Here’s what finally does it… The two disciples reach their destination, and although Jesus pretends that he wants to continue on the road, he allows Cleopas and his friend to persuade him to stay with them. When he sits down to eat with them, he takes bread, blesses it, breaks it, and gives it to them. This is almost word for word the same sequence as what Jesus does at the Last Supper before his death: take bread, give thanks, break, and give. With this gesture–the unmistakable sign of Jesus offering himself, offering his body—their eyes are opened, and they recognize him. When they tell the story to the others, they put it this way: the risen Jesus was made known to them in the breaking of the bread.
How do you recognize someone you know? From their face, their voice, their words? None of this was enough for Cleopas and the other disciple. What led them to recognize Jesus was him acting out a powerful symbol they remembered from his last day: “This is my body, given for you.” Now, on the other side of death, they heard it as: “This is my body, raised and alive for you!”
Now, you might recognize this story of the road to Emmaus as one that I often retell before we celebrate Communion. That’s appropriate, because when we celebrate Communion in church, we believe that God can use the bread and wine to speak to our hearts that so easily fall prey to disappointment and despair; to confirm God’s promises in scripture with substance we can see, touch, and taste; and to open our eyes to see that Jesus is alive in the living community that shares his body and blood. But that’s not all of it. Communion represents Jesus giving himself, laying down his life out of love for us. And so there are endless moments to have our eyes opened whenever someone gives generously, sacrificially out of love for someone else. Our eyes can be opened to the risen Jesus in a meal brought for someone who needs to feel cared for. Our eyes can be opened in the act of someone standing up and raising their voice for the poor, oppressed, or forgotten. Our eyes can be opened in hearing or speaking a humble apology, in asking or giving forgiveness. Wherever Jesus, dwelling in you, in me, in our neighbor, gives himself in love, our eyes can be opened to recognize him.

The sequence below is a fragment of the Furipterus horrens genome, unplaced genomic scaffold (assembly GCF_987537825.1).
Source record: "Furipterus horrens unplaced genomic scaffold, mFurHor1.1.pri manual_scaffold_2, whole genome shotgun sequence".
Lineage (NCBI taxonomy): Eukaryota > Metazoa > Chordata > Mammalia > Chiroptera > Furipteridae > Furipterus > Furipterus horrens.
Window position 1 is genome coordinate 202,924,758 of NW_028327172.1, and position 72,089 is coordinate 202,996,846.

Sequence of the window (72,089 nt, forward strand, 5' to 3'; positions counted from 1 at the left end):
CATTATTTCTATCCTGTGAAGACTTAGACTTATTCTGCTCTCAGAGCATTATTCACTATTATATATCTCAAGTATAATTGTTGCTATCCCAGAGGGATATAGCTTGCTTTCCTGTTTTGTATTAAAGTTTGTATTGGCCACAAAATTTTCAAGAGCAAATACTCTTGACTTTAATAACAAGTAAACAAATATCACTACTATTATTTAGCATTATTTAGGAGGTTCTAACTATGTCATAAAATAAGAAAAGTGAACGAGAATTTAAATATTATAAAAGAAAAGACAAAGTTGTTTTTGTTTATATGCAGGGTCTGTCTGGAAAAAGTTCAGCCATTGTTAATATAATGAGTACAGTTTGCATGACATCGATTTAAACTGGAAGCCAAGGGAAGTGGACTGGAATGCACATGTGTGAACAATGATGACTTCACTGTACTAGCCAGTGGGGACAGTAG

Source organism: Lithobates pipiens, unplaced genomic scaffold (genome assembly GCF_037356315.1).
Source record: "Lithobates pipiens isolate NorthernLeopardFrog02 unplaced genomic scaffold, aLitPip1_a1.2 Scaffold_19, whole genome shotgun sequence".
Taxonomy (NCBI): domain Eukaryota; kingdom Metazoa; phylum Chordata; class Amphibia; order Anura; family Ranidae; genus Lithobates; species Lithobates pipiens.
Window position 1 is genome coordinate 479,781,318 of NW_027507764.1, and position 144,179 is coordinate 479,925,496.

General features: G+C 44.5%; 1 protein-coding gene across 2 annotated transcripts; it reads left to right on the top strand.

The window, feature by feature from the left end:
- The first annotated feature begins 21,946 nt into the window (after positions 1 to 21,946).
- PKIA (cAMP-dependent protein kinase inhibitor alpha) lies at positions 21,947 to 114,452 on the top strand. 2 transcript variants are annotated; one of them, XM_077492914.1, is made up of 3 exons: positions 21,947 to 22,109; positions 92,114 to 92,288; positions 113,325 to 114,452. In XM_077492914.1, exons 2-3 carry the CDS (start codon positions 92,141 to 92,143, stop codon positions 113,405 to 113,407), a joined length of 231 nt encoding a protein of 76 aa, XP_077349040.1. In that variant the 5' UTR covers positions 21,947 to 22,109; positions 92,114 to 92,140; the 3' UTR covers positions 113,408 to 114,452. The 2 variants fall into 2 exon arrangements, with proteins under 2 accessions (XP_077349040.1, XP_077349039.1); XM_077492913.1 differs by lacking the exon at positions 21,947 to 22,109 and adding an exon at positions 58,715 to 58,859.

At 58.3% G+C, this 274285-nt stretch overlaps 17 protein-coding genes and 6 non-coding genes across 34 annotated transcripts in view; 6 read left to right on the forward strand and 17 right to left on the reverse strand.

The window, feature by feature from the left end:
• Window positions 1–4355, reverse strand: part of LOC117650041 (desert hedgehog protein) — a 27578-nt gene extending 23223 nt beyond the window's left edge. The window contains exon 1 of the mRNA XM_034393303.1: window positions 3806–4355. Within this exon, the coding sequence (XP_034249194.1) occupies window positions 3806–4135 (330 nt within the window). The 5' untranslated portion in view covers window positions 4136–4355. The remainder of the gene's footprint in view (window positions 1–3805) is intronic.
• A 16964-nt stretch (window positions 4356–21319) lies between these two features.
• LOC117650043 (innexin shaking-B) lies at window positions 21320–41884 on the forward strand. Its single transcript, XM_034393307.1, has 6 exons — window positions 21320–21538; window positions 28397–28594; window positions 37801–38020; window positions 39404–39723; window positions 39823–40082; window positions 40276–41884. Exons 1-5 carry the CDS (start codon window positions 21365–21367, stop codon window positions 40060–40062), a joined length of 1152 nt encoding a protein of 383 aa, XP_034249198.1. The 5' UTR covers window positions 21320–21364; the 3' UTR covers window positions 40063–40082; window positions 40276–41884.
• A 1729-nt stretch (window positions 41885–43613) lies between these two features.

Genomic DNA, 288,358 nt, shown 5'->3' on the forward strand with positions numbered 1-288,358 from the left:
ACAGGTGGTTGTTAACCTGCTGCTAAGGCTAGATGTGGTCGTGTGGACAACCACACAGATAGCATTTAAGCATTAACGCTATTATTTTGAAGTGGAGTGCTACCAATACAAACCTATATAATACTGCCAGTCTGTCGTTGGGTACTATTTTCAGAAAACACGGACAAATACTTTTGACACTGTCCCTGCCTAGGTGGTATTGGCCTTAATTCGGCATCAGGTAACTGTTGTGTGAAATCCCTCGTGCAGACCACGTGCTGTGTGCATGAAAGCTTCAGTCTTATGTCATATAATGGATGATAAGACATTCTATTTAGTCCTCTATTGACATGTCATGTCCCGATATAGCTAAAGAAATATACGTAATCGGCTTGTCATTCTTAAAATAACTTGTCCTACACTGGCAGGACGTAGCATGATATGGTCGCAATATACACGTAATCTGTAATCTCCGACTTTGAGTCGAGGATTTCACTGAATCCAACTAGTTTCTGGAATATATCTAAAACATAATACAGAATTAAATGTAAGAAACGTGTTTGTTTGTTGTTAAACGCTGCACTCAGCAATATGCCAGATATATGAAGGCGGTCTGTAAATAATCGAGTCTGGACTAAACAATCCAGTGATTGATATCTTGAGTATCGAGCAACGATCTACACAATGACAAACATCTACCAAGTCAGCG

May you acknowledge the hurts and disappointments that drive your need for resurrection. May you find peace and possibility in the promises of scripture. And may God open your eyes to recognize the risen Jesus in the breaking and sharing of physical and spiritual bread. Amen.